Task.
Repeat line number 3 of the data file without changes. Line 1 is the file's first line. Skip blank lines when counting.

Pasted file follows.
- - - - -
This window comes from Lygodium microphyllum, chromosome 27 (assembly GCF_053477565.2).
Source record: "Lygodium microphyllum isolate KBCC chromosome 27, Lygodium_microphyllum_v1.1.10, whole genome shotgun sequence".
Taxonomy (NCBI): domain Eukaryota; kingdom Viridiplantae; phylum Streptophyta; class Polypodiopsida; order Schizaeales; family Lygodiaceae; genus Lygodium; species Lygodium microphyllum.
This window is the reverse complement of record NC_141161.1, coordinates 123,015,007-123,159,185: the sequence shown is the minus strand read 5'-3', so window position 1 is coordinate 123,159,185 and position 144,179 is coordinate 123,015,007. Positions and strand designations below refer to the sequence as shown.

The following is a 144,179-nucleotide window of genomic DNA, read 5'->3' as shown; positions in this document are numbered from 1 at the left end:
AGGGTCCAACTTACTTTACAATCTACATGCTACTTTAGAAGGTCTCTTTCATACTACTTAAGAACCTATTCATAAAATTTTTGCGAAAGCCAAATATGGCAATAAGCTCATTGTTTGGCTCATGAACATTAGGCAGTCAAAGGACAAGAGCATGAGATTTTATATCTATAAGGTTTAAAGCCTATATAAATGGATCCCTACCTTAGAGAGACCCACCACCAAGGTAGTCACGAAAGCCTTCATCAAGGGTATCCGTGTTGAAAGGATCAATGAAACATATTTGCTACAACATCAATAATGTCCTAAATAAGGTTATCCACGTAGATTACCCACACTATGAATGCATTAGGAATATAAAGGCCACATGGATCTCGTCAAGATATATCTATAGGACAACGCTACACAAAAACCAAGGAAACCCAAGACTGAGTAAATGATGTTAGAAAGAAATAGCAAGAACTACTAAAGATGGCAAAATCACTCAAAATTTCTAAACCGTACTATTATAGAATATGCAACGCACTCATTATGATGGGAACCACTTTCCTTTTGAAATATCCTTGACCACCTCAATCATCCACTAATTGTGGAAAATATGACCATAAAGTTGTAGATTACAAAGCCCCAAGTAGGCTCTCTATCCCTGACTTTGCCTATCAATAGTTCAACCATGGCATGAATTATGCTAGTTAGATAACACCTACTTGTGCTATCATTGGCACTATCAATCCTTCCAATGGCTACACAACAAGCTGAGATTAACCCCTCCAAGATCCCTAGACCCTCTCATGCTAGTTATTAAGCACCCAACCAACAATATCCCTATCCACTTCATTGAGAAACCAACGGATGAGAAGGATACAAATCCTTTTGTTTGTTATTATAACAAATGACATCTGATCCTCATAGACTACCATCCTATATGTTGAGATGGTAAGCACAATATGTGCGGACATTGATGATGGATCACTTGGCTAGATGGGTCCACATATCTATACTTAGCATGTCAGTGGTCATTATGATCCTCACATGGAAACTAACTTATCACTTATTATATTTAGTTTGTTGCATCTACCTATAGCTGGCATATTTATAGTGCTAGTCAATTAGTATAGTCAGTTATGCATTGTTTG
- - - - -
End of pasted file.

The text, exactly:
Taxonomy (NCBI): domain Eukaryota; kingdom Viridiplantae; phylum Streptophyta; class Polypodiopsida; order Schizaeales; family Lygodiaceae; genus Lygodium; species Lygodium microphyllum.